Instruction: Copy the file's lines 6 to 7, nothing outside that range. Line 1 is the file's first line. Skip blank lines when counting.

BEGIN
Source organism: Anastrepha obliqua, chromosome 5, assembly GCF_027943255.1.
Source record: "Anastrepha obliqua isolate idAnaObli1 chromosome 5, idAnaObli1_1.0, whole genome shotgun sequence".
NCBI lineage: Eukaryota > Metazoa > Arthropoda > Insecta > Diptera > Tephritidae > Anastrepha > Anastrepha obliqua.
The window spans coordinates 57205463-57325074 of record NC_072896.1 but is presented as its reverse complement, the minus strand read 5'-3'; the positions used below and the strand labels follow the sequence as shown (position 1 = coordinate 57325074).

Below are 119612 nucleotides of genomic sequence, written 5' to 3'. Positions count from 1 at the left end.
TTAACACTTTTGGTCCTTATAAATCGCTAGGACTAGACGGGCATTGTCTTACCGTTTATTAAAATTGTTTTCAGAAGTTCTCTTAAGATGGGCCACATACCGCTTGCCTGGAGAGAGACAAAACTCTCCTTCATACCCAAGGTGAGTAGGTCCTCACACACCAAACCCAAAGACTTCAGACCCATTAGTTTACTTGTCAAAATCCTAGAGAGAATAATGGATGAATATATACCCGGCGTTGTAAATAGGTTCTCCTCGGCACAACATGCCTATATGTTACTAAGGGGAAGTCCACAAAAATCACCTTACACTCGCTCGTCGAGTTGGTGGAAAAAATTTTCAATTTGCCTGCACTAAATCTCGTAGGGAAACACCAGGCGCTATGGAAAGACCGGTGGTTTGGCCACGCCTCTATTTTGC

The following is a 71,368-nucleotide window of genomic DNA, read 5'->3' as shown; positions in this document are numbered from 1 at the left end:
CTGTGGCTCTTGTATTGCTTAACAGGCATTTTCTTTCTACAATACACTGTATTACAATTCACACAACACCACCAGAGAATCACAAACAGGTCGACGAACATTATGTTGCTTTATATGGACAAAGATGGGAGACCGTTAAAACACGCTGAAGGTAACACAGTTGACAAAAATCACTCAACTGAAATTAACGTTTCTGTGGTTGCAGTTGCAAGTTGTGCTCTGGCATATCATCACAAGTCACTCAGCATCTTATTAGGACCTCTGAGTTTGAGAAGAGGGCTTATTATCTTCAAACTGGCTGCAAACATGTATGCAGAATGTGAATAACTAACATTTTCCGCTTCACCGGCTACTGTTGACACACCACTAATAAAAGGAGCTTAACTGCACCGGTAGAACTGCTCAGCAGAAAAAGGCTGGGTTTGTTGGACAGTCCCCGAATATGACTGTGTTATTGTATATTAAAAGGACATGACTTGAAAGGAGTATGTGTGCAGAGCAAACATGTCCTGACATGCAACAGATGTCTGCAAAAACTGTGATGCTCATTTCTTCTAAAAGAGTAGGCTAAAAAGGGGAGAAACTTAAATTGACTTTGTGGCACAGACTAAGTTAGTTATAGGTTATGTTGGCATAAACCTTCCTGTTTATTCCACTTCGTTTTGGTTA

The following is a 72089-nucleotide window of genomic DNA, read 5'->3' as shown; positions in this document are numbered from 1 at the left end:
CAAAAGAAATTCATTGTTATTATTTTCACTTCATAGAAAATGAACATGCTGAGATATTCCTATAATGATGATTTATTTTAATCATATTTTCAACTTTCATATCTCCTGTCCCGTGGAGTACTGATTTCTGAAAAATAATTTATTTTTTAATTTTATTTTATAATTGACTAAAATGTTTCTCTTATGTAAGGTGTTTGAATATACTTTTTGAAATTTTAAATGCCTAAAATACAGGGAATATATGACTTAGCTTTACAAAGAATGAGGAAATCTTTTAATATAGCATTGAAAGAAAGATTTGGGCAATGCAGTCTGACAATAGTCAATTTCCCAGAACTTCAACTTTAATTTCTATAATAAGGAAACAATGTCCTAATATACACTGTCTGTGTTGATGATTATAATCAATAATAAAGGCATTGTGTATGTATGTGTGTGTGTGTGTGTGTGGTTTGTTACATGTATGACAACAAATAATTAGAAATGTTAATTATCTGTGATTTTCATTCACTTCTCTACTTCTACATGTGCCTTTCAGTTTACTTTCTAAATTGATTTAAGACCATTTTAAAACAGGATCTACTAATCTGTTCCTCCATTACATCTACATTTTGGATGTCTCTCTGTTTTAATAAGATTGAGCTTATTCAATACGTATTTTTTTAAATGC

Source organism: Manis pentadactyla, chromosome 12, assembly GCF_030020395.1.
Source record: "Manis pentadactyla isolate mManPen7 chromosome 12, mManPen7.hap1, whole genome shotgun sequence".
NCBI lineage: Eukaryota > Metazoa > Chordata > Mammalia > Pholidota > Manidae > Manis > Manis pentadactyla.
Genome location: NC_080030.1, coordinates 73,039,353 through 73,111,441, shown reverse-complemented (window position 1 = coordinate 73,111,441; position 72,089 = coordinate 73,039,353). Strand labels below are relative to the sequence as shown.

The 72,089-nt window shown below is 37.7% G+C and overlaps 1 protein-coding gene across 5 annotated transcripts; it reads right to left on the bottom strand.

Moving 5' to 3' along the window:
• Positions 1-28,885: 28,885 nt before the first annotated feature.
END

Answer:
TTAACACTTTTGGTCCTTATAAATCGCTAGGACTAGACGGGCATTGTCTTACCGTTTATTAAAATTGTTTTCAGAAGTTCTCTTAAGATGGGCCACATACCGCTTGCCTGGAGAGAGACAAAACTCTCCTTCATACCCAAGGTGAGTAGGTCCTCACACACCAAACCCAAAGACTTCAGACCCATTAGTTTACTTGTCAAAATCCTAGAGAGAATAATGGATGAATATATACCCGGCGTTGTAAATAGGTTCTCCTCGGCACAACATGCCTATATGTTACTAAGGGGAAGTCCACAAAAATCACCTTACACTCGCTCGTCGAGTTGGTGGAAAAAATTTTCAATTTGCCTGCACTAAATCTCGTAGGGAAACACCAGGCGCTATGGAAAGACCGGTGGTTTGGCCACGCCTCTATTTTGC

The following is a 71,368-nucleotide window of genomic DNA, read 5'->3' as shown; positions in this document are numbered from 1 at the left end: